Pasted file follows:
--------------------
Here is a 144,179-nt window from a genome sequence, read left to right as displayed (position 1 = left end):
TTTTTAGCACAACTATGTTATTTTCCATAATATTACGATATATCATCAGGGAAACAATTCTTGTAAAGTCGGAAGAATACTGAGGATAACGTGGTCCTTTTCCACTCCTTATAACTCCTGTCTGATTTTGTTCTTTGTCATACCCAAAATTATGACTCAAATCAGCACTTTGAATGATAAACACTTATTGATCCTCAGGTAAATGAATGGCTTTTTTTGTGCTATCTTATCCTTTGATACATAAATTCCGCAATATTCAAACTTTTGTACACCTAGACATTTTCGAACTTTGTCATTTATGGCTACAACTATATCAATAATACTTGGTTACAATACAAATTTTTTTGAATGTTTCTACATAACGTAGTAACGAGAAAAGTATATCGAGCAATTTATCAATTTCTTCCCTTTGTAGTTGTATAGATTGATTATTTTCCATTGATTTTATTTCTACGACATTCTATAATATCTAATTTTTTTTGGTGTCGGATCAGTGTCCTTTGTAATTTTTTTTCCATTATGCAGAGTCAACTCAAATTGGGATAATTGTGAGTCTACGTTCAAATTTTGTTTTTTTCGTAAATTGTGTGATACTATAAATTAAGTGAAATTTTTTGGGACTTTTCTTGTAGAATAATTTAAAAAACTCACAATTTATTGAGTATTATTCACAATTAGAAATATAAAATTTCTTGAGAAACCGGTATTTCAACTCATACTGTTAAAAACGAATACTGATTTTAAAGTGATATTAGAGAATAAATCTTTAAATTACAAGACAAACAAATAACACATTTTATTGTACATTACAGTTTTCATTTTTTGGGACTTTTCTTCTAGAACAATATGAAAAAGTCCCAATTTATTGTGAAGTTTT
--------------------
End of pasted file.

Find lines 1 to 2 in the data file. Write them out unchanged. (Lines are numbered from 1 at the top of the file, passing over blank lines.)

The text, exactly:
Here is a 144,179-nt window from a genome sequence, read left to right as displayed (position 1 = left end):
TTTTTAGCACAACTATGTTATTTTCCATAATATTACGATATATCATCAGGGAAACAATTCTTGTAAAGTCGGAAGAATACTGAGGATAACGTGGTCCTTTTCCACTCCTTATAACTCCTGTCTGATTTTGTTCTTTGTCATACCCAAAATTATGACTCAAATCAGCACTTTGAATGATAAACACTTATTGATCCTCAGGTAAATGAATGGCTTTTTTTGTGCTATCTTATCCTTTGATACATAAATTCCGCAATATTCAAACTTTTGTACACCTAGACATTTTCGAACTTTGTCATTTATGGCTACAACTATATCAATAATACTTGGTTACAATACAAATTTTTTTGAATGTTTCTACATAACGTAGTAACGAGAAAAGTATATCGAGCAATTTATCAATTTCTTCCCTTTGTAGTTGTATAGATTGATTATTTTCCATTGATTTTATTTCTACGACATTCTATAATATCTAATTTTTTTTGGTGTCGGATCAGTGTCCTTTGTAATTTTTTTTCCATTATGCAGAGTCAACTCAAATTGGGATAATTGTGAGTCTACGTTCAAATTTTGTTTTTTTCGTAAATTGTGTGATACTATAAATTAAGTGAAATTTTTTGGGACTTTTCTTGTAGAATAATTTAAAAAACTCACAATTTATTGAGTATTATTCACAATTAGAAATATAAAATTTCTTGAGAAACCGGTATTTCAACTCATACTGTTAAAAACGAATACTGATTTTAAAGTGATATTAGAGAATAAATCTTTAAATTACAAGACAAACAAATAACACATTTTATTGTACATTACAGTTTTCATTTTTTGGGACTTTTCTTCTAGAACAATATGAAAAAGTCCCAATTTATTGTGAAGTTTT